The most interaction I ever got from Cooper’s Hawks is when they would often bring their catches and sit on a branch that extended over our deck and eat dinner with us.
The Cooper’s Hawk courtship display Susan captured is what makes this book so special and fun. It’s a short visual chronicle of a display rarely given a private exhibition to anyone but a female hawk.
The paperback edition is $12.99. The Kindle edition is $4.99. The title is part of Amazon’s MatchBook program; anyone who purchases the paperback may purchase the Kindle for $1.99 instead of $4.99. Suitable for all ages.
Cooper’s Hawk Courtship Display Now Available as Kindle on Amazon
Cooper’s Hawk Courtship Display is now available at Amazon in a Kindle version. A paperback edition is also coming.
Can be read on most devices with the free Kindle app. (See end of post for link.)
The volume contains 32 images taken on August 3, 2014. At the time, I knew I had witnessed something remarkable. I knew it was a very intense encounter. Initially, I took it to be some type of territorial display.
This spring, after doing some reading and going back through the images, I came to realize it was something quite different. The behavior is described in the literature, but this on the ground (more precisely, in the trees) display is not well documented photographically.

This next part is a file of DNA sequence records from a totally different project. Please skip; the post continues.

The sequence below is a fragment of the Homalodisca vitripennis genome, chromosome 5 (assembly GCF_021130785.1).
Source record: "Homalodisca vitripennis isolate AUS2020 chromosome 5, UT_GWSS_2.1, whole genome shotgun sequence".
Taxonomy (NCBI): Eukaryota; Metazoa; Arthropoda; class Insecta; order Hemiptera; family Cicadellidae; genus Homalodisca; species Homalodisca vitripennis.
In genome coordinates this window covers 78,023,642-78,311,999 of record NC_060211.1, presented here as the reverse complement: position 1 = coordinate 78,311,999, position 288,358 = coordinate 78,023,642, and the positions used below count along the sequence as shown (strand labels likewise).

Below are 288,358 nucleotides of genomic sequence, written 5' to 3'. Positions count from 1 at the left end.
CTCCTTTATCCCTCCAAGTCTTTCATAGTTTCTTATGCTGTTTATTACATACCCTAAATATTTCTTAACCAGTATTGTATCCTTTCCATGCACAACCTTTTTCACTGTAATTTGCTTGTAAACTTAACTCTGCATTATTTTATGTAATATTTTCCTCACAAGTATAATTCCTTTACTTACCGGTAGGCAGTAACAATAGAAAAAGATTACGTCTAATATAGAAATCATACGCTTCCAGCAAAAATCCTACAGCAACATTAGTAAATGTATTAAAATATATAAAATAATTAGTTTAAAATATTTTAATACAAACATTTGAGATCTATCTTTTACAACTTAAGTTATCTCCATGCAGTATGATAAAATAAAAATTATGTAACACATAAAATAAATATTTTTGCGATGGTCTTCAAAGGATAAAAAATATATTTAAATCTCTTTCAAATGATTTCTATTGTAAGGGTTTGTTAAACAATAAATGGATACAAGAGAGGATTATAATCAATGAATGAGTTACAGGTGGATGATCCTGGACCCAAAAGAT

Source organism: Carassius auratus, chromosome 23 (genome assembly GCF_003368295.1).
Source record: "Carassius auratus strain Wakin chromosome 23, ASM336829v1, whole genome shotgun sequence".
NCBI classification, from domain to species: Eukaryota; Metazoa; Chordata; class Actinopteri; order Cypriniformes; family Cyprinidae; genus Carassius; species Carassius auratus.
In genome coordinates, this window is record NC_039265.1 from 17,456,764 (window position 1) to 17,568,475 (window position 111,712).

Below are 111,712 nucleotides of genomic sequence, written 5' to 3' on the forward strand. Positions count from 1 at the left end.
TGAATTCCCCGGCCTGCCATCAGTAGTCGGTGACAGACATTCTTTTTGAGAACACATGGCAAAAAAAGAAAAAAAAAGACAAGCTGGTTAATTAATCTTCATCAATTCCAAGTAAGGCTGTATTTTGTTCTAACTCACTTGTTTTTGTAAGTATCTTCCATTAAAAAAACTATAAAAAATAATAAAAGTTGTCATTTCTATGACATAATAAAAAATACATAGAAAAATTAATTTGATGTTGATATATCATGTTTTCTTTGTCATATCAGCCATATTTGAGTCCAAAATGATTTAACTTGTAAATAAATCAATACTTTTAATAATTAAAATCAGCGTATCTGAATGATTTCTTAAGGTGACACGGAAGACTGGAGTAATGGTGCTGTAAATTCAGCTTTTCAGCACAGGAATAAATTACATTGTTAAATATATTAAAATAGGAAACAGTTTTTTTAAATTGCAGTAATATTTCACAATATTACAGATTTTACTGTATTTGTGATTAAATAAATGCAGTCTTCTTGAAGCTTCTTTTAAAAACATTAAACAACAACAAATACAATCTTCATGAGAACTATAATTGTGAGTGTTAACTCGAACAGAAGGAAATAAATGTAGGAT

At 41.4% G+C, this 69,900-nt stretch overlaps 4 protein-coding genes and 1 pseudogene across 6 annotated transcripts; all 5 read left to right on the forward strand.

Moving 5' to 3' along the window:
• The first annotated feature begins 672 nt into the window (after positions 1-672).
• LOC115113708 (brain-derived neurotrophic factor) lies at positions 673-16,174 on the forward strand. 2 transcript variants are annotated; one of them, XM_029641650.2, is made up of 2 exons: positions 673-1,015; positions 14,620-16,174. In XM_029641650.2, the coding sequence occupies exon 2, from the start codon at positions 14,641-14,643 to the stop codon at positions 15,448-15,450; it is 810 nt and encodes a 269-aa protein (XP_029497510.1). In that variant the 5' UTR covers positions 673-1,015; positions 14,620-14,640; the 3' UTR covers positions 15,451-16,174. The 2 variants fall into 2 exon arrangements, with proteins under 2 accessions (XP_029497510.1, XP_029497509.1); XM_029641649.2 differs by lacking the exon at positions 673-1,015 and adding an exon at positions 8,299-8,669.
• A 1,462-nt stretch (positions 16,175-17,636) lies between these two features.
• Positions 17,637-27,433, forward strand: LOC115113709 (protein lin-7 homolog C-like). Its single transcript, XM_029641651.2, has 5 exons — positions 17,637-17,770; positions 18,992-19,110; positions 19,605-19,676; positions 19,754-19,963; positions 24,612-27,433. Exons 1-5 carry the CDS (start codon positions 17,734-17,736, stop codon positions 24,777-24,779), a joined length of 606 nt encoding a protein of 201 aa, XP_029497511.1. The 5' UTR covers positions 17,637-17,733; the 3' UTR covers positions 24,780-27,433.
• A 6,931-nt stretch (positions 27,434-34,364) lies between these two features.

The encounter with this beautiful young hawk was serendipitous. The display was something I knew nothing about until I saw it that day, and it was almost two years later before I grasped its meaning and the insights it gave into the life of a male Cooper’s hawk.
In the past couple of years I have had the opportunity to see and to photograph some rather amazing events that I will remember for the rest of my life – the Blood Red Total Lunar Eclipse of September 2015; the Alignment of Jupiter and Venus in the early morning hours of 2015; and I would add this hawk encounter to that list of things that became important to me as observations of life.
Young Cooper’s Hawk’s In-the-Trees Courtship Display
Courtship display did not even enter my head as I photographed this young Cooper’s hawk putting on some kind of display in a large juniper tree in my neighbor’s back yard. I knew I had never seen anything quite like it, and I felt very lucky to have photographed it. I posted some of the images some time ago, and then things in my life got busy. Then they got even busier.